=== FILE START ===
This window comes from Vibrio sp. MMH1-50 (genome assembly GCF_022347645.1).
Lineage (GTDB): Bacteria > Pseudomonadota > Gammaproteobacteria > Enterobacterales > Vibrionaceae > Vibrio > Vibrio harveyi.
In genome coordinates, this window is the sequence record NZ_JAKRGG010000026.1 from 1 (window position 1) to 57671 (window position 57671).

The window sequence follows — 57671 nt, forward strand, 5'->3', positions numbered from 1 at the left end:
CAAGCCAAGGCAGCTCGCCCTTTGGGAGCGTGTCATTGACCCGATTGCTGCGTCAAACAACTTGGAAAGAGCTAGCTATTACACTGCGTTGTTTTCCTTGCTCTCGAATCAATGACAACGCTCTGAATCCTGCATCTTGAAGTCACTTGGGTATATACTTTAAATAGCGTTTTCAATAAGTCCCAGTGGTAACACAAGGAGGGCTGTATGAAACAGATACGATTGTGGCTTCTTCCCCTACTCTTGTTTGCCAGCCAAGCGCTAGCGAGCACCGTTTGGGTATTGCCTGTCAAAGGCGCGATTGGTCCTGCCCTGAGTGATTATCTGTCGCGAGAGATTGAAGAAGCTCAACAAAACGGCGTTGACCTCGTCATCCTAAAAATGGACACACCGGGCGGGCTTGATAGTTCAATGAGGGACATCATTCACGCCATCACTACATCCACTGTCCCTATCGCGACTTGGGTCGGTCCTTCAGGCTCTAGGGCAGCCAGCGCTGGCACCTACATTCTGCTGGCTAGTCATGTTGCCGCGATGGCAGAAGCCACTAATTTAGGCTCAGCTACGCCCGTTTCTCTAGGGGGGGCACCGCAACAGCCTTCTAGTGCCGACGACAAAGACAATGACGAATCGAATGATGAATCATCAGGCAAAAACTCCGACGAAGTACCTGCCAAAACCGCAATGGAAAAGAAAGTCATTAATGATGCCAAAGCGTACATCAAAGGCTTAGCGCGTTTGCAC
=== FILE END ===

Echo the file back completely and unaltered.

This window comes from Vibrio sp. MMH1-50 (genome assembly GCF_022347645.1).
Lineage (GTDB): Bacteria > Pseudomonadota > Gammaproteobacteria > Enterobacterales > Vibrionaceae > Vibrio > Vibrio harveyi.
In genome coordinates, this window is the sequence record NZ_JAKRGG010000026.1 from 1 (window position 1) to 57671 (window position 57671).

The window sequence follows — 57671 nt, forward strand, 5'->3', positions numbered from 1 at the left end:
CAAGCCAAGGCAGCTCGCCCTTTGGGAGCGTGTCATTGACCCGATTGCTGCGTCAAACAACTTGGAAAGAGCTAGCTATTACACTGCGTTGTTTTCCTTGCTCTCGAATCAATGACAACGCTCTGAATCCTGCATCTTGAAGTCACTTGGGTATATACTTTAAATAGCGTTTTCAATAAGTCCCAGTGGTAACACAAGGAGGGCTGTATGAAACAGATACGATTGTGGCTTCTTCCCCTACTCTTGTTTGCCAGCCAAGCGCTAGCGAGCACCGTTTGGGTATTGCCTGTCAAAGGCGCGATTGGTCCTGCCCTGAGTGATTATCTGTCGCGAGAGATTGAAGAAGCTCAACAAAACGGCGTTGACCTCGTCATCCTAAAAATGGACACACCGGGCGGGCTTGATAGTTCAATGAGGGACATCATTCACGCCATCACTACATCCACTGTCCCTATCGCGACTTGGGTCGGTCCTTCAGGCTCTAGGGCAGCCAGCGCTGGCACCTACATTCTGCTGGCTAGTCATGTTGCCGCGATGGCAGAAGCCACTAATTTAGGCTCAGCTACGCCCGTTTCTCTAGGGGGGGCACCGCAACAGCCTTCTAGTGCCGACGACAAAGACAATGACGAATCGAATGATGAATCATCAGGCAAAAACTCCGACGAAGTACCTGCCAAAACCGCAATGGAAAAGAAAGTCATTAATGATGCCAAAGCGTACATCAAAGGCTTAGCGCGTTTGCAC